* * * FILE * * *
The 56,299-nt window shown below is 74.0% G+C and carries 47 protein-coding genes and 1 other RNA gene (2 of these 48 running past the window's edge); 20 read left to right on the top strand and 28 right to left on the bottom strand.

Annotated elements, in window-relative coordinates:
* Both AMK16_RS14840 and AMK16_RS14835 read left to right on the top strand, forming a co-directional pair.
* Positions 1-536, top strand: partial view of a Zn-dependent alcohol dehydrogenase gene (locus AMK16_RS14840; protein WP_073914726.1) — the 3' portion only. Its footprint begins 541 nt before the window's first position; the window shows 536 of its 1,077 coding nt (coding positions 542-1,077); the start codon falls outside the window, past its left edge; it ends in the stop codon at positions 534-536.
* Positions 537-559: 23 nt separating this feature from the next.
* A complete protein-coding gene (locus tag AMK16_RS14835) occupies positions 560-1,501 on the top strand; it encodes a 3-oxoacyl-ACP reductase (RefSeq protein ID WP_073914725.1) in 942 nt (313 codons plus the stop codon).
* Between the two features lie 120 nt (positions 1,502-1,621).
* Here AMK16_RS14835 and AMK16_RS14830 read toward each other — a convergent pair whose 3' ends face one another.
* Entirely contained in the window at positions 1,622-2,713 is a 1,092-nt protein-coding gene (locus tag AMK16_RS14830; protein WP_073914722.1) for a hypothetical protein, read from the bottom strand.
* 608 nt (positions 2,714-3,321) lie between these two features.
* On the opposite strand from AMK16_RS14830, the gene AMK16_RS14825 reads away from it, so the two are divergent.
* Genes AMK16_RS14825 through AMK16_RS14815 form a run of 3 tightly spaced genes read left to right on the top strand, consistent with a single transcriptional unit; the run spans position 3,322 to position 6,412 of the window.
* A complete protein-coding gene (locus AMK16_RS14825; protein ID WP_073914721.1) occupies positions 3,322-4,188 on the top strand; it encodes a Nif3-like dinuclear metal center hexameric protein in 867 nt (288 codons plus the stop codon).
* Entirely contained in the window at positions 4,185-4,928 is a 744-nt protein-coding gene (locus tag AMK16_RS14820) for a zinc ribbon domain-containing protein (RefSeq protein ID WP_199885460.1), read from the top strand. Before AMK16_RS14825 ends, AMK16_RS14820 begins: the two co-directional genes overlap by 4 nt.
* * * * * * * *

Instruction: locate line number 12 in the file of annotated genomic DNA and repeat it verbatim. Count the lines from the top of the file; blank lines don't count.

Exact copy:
* Genes AMK16_RS14825 through AMK16_RS14815 form a run of 3 tightly spaced genes read left to right on the top strand, consistent with a single transcriptional unit; the run spans position 3,322 to position 6,412 of the window.